If your ambition is to make money in real estate, you’ll need to start by mastering real estate math. Otherwise, you risk making important decisions in the dark. Getting scientific with your decision making is a surefire way to boost your profitability.
It’s a great idea to have a few key sums at your fingertips. Without having to rack your brains, you should know that an acre is 43,560 square feet, a yard is 3 feet and a square yard is 9 square feet. Before taking the plunge into investing, make sure that your mental math for real estate is up to scratch.
Being able to calculate the area of a room by multiplying its width by its length is the starting formula that should be second nature to any budding investor. Sellers often overestimate the size of a room resulting in an ‘optimistic’ estimation of the property as a whole. Even if each room is rounded up by just half a square meter, this can make a substantial difference. You could end up paying more than the actual market value. To avoid this, always bring a measuring tape to house viewings and jot down the dimensions of each room. Spotting even a small difference could prove to be a handy bargaining tool at the negotiation table.
Have you ever heard the term ‘frontage’ and wondered its precise meaning? It is defined as the width of a lot when measured from the front. In certain listings, this is abbreviated to FRTG. Frontage is sometimes referred to as Front Door when describing commercial real estate. A property’s frontage is often accompanied by a depth calculation. Multiplying frontage and depth gives you the size of the lot. When considering a commercial real estate purchase, wide properties tend to be more effective for a business than narrow buildings. This is because maximum exposure is crucial for commercial success.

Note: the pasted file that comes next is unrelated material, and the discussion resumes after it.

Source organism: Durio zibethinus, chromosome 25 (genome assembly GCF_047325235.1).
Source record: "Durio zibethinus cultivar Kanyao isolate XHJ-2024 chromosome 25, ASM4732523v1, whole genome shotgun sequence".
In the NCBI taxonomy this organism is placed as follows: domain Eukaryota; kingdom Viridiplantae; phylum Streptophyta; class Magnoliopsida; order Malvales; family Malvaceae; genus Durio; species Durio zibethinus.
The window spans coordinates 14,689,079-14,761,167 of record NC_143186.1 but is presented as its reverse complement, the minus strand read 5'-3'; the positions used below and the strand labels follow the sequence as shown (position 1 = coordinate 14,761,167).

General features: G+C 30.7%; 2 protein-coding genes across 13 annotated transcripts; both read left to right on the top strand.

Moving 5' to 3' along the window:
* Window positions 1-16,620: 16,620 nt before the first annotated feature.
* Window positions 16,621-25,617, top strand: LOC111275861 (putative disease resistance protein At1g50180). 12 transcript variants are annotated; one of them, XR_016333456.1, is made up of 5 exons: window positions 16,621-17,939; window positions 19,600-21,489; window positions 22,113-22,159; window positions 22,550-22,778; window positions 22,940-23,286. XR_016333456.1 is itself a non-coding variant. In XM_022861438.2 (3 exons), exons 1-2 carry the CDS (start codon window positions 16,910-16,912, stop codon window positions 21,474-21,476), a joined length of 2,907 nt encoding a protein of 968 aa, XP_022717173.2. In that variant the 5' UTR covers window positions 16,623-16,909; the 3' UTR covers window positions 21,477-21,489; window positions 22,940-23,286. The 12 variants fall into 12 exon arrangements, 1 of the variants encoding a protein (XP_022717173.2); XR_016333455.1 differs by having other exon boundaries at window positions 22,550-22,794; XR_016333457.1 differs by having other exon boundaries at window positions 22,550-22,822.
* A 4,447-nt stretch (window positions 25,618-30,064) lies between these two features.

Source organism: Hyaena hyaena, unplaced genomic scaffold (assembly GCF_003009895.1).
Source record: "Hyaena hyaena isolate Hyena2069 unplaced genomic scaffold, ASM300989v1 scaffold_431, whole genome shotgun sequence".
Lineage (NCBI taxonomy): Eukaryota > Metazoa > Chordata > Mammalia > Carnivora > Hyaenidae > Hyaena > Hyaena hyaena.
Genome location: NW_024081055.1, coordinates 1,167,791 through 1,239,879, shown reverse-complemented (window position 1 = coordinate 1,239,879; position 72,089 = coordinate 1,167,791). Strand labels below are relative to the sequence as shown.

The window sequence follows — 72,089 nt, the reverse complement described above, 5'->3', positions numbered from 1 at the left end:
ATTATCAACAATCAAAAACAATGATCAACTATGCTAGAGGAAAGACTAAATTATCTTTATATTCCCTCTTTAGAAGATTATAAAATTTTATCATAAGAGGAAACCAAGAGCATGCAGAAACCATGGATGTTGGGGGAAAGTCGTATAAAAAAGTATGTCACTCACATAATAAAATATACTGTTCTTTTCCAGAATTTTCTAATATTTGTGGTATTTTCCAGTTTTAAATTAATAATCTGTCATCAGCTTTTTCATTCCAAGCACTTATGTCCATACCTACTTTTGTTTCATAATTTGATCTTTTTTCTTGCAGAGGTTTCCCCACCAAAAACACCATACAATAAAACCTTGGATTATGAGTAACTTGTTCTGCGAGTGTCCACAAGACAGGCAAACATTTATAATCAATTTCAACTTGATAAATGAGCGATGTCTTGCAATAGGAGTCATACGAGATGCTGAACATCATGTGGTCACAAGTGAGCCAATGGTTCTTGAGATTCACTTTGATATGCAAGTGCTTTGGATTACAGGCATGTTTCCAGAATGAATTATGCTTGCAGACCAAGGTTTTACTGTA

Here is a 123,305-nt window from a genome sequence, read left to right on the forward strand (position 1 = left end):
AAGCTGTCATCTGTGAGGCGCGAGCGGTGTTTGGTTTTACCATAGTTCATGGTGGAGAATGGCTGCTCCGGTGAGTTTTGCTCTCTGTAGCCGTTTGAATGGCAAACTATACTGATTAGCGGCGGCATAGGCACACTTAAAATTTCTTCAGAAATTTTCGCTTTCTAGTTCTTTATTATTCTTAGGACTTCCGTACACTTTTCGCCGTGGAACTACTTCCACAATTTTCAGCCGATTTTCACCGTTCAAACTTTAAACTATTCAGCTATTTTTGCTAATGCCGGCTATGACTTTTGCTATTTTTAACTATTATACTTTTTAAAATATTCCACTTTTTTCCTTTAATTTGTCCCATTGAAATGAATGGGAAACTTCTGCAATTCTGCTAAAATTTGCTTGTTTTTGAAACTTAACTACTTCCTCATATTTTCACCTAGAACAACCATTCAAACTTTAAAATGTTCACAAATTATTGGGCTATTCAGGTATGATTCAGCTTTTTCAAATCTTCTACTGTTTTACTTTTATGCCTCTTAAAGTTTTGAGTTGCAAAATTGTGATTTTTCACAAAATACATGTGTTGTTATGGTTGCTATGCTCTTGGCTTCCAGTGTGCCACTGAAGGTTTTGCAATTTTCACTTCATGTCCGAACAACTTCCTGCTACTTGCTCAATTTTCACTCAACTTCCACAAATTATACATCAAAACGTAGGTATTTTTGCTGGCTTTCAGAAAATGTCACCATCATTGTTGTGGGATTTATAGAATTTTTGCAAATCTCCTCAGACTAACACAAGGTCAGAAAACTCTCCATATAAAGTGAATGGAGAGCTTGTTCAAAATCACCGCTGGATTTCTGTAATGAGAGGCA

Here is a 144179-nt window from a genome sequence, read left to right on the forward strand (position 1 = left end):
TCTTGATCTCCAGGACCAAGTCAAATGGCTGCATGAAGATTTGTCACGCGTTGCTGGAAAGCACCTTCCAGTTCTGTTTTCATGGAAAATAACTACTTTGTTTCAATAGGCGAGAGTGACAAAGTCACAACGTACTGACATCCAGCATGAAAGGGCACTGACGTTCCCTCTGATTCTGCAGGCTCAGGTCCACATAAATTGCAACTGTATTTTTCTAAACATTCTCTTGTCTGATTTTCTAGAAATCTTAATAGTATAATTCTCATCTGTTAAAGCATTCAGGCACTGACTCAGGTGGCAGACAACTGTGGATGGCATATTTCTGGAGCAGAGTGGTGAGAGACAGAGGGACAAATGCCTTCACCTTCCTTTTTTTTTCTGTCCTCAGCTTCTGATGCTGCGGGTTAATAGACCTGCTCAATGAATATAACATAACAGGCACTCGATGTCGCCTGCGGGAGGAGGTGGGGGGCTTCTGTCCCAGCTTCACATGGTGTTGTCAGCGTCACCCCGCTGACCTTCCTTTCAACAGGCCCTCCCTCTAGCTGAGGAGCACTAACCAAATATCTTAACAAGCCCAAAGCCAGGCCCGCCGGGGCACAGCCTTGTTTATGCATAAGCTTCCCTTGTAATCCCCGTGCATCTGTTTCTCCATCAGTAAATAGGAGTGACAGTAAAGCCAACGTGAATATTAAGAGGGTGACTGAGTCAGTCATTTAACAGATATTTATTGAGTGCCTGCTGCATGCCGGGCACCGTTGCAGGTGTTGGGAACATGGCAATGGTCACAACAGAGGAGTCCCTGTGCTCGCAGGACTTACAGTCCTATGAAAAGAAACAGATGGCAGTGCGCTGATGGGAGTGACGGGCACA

More than M2
Remember that there’s more to real estate math than square metres. Looking to finance your next big real estate move? You are probably going to need a mortgage and you will probably have to pay an agent commission. Get used to making calculations using percentages. For instance, 8% is eight parts of a hundred or 0.08. If the charge on the loan is 8%, you will take the principle and multiply by 0.08 to work out how much interest you will have to pay on a yearly basis. In a similar fashion, if your transfer taxes are due and the figure is 2%, you can easily calculate what you owe by multiplying the sales price by 0.02. There are a surprising amount of associated costs when buying a house, and if your margins are narrow, you will need to be as precise as possible.
Getting an advanced real estate education involves getting grips on more complicated math, e.g. calculations involving appraisals and depreciation. Like with all math, there is a step-by-step method for handling more complex calculations. Don’t worry – with some practice, working out the potential return on investment will become second nature in no time and cash flow projections will soon become as easy as playschool.